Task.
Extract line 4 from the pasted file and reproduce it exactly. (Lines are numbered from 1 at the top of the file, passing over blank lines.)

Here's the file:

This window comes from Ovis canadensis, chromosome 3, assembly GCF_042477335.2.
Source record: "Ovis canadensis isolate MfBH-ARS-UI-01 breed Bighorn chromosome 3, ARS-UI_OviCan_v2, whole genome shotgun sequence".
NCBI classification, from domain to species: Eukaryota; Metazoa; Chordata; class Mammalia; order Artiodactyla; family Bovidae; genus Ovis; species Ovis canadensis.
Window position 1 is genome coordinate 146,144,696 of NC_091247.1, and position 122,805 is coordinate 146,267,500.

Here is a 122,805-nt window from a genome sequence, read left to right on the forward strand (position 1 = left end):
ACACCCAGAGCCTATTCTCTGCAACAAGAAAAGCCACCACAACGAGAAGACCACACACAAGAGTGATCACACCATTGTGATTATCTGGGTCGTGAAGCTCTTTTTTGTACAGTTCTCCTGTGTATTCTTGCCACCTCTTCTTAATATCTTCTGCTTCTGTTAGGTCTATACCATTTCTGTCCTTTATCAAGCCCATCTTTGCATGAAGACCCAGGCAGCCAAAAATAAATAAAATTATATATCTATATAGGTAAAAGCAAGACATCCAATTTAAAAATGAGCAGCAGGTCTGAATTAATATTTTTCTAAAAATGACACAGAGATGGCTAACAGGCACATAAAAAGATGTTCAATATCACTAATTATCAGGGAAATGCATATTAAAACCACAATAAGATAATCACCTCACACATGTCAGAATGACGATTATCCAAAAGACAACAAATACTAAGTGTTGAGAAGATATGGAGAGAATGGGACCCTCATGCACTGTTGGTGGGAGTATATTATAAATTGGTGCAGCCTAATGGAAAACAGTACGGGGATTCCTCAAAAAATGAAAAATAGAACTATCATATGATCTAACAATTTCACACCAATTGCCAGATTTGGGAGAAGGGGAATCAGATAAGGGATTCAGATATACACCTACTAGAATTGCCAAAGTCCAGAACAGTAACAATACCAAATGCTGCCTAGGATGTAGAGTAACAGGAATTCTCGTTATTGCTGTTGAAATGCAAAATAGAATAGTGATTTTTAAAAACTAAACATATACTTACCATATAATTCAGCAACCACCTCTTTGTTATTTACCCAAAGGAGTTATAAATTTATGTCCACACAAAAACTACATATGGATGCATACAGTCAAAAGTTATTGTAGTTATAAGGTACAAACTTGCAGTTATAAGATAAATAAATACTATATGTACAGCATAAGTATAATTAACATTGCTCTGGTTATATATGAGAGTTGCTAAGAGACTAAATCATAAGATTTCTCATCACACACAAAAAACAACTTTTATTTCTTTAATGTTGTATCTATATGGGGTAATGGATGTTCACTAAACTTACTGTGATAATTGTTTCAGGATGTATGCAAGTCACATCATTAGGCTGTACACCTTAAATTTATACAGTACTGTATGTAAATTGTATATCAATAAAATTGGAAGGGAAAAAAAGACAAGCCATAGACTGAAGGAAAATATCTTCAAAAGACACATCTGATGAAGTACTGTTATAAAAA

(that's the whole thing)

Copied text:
Window position 1 is genome coordinate 146,144,696 of NC_091247.1, and position 122,805 is coordinate 146,267,500.